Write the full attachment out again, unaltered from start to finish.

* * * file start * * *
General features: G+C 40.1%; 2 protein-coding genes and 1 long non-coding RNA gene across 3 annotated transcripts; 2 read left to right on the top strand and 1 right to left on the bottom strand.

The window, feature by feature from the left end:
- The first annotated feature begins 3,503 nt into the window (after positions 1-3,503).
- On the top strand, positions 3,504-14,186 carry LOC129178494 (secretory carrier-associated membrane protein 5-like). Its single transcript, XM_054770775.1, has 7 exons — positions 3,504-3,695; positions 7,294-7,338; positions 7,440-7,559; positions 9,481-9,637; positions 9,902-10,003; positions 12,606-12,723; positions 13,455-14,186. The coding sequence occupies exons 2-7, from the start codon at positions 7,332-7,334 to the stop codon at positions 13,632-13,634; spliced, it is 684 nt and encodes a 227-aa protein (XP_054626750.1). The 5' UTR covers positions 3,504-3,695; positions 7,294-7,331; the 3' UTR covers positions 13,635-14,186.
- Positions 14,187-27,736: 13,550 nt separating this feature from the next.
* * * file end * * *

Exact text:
General features: G+C 40.1%; 2 protein-coding genes and 1 long non-coding RNA gene across 3 annotated transcripts; 2 read left to right on the top strand and 1 right to left on the bottom strand.

The window, feature by feature from the left end:
- The first annotated feature begins 3,503 nt into the window (after positions 1-3,503).
- On the top strand, positions 3,504-14,186 carry LOC129178494 (secretory carrier-associated membrane protein 5-like). Its single transcript, XM_054770775.1, has 7 exons — positions 3,504-3,695; positions 7,294-7,338; positions 7,440-7,559; positions 9,481-9,637; positions 9,902-10,003; positions 12,606-12,723; positions 13,455-14,186. The coding sequence occupies exons 2-7, from the start codon at positions 7,332-7,334 to the stop codon at positions 13,632-13,634; spliced, it is 684 nt and encodes a 227-aa protein (XP_054626750.1). The 5' UTR covers positions 3,504-3,695; positions 7,294-7,331; the 3' UTR covers positions 13,635-14,186.
- Positions 14,187-27,736: 13,550 nt separating this feature from the next.